More Zero-Tolerance Lunacy?
When I was a boy, many of us would draw pictures featuring soldiers, cowboys, Indians, and even cops and robbers.
Many of these sketches featured characters using weapons ranging from pistols and sub-machine guns to aircraft dropping atomic bombs on a well-deserving enemy.
To us, it was normal.
But things have changed.
Apparently, boys drawing guns are no longer considered "normal" behavior in Arizona's Chandler Junior High School:
After an eighth-grader was suspended for drawing a picture of a gun on an assignment paper, angry parents are questioning whether the Chandler Unified School District went too far with its zero-tolerance policy.As of this writing, there's been no further news as to whether or not the board has reversed the suspension.
The Payne Junior High eighth-grader, along with another student, was suspended Monday for five days for the drawing. Parents Paula and Ben Mosteller were able to get the suspension reduced to three days after meeting with school officials.
The uproar over the drawing, which the student turned in with a school assignment and contended was just a doodle, cuts to the question of what constitutes a "threat."
Craig Gilbert, Chandler director of secondary education, said there is a range of punishment that administrators can hand down for "implied threats," ranging from a parent conference to suspension and expulsion.
"(School administrators) would determine what the situation is and the consequence," Gilbert said.
He confirmed that a second student also was suspended in connection with the incident but would not go into detail because of student-privacy laws.
Paula Mosteller told the Associated Press she could not believe her son received a suspension for a drawing: "I just can't believe that there wasn't another way to resolve this."
Several parents at the school, which includes students from Chandler, Gilbert and Queen Creek, were surprised to hear about the suspension Tuesday.
"I understand the zero-tolerance policy, but this is taking it a little too far. It's just a drawing. My daughter draws," Rob DeMarco of Gilbert said about his seventh-grader.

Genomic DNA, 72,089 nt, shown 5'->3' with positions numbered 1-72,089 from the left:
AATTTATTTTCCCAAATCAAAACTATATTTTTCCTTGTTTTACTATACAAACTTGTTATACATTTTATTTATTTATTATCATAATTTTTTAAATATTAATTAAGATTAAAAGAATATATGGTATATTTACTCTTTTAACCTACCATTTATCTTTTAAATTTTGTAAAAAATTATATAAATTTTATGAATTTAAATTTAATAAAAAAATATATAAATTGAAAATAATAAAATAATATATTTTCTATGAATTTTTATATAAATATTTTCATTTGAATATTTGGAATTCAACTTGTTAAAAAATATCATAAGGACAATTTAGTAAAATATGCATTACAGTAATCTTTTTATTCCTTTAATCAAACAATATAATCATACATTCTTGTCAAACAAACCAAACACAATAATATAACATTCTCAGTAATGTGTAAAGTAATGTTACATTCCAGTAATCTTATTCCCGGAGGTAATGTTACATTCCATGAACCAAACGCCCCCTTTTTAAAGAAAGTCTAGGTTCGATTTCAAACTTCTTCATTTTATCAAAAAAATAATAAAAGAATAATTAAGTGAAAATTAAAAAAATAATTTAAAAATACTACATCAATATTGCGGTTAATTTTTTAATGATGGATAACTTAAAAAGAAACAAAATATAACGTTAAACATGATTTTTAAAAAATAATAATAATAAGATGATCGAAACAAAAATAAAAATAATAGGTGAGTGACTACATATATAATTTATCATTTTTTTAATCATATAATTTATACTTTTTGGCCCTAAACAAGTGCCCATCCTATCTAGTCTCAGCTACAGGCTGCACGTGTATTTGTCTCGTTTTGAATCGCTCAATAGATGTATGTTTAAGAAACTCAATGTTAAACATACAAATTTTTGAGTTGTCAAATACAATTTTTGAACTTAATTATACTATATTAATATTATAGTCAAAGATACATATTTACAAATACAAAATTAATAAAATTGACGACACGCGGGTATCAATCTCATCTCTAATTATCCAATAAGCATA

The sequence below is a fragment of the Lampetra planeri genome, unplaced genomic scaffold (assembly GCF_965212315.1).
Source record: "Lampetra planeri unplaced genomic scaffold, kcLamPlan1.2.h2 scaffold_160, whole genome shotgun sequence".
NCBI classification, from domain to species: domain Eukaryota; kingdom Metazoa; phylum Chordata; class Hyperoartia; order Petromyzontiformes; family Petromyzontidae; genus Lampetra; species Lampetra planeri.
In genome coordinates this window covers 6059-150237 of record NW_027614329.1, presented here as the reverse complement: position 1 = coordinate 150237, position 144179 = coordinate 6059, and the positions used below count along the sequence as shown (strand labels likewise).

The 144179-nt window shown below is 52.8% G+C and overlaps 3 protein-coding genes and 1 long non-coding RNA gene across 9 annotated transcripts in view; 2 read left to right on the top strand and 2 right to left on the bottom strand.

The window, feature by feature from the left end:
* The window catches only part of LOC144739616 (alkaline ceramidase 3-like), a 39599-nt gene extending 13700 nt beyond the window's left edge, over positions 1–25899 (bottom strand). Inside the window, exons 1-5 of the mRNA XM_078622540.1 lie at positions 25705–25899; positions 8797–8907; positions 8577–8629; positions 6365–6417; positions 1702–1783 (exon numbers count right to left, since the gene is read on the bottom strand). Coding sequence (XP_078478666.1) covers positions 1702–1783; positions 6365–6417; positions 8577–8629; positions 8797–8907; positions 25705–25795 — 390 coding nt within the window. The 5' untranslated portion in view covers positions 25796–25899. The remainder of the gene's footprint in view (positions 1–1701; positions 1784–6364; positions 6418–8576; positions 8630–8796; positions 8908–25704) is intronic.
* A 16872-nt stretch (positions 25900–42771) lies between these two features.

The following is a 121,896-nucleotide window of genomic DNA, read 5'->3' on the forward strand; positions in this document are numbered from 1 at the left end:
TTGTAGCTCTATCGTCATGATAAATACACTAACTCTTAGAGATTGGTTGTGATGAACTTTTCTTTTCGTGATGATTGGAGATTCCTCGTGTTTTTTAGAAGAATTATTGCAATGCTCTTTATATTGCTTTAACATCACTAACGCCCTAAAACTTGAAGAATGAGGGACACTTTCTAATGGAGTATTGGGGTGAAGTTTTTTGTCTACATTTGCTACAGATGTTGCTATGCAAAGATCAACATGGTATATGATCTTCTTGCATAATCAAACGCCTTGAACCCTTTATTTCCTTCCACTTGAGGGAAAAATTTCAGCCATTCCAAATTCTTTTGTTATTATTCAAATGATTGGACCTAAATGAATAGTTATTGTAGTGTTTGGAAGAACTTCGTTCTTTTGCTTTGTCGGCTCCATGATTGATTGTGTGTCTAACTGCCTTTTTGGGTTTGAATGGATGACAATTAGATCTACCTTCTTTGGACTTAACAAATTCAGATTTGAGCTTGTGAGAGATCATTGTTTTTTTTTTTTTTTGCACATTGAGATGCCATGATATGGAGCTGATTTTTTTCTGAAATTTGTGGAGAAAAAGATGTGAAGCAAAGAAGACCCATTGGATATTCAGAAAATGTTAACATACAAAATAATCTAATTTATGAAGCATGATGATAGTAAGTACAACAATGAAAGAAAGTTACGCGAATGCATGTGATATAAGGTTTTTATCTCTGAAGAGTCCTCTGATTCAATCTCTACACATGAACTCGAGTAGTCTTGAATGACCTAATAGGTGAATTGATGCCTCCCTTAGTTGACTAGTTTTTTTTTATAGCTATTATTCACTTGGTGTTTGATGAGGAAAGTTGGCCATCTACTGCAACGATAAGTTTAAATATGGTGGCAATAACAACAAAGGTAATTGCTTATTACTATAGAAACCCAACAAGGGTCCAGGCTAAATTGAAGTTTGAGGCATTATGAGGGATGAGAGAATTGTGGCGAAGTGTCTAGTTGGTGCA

Susan Rethoret of Queen Creek agreed: "They overreacted."
But Tom Hendrickson of Chandler said the suspension was warranted because of increased concern these days over school security.
Parents can appeal a suspension of 10 days or more to a district hearing officer, said district spokesman Terry Locke, but for anything less, the school principal has the final word.
Payne Principal Karen Martin did not return a phone call seeking comment.
The public often does not have access to the full story when it comes to student discipline because of privacy laws. School officials have put the sketch in question into the student's file, which is not open to the public. And because school officials did not call the police, there is no public police record.
The Payne Junior High Student Handbook states that "possession or threatening use of any weapon, real or simulated, is strictly prohibited." Punishment includes "conference, expulsion, mandatory police report."
The district would not elaborate on how the policy was applied in this case.
"Federal privacy laws forbid discussing student discipline," Locke said.
The Mostellers, however, said they plan to take the issue before the Chandler governing board, which has a public meeting Aug. 29.
In the past, board members have overruled disciplinary decisions that involved suspensions of more than 10 days, board member Annette Auxier said.
"We're more than glad to listen to them," Auxier said. "It has happened in past, three or four incidents when parents were displeased. It wouldn't be the first."
There are 985 students in Grades 6-8 at Payne Junior High, a Chandler Unified school in Queen Creek. Earlier this month, Martin sent a letter home to parents about an unrelated incident involving a student having a gun, which police investigated and found to be false.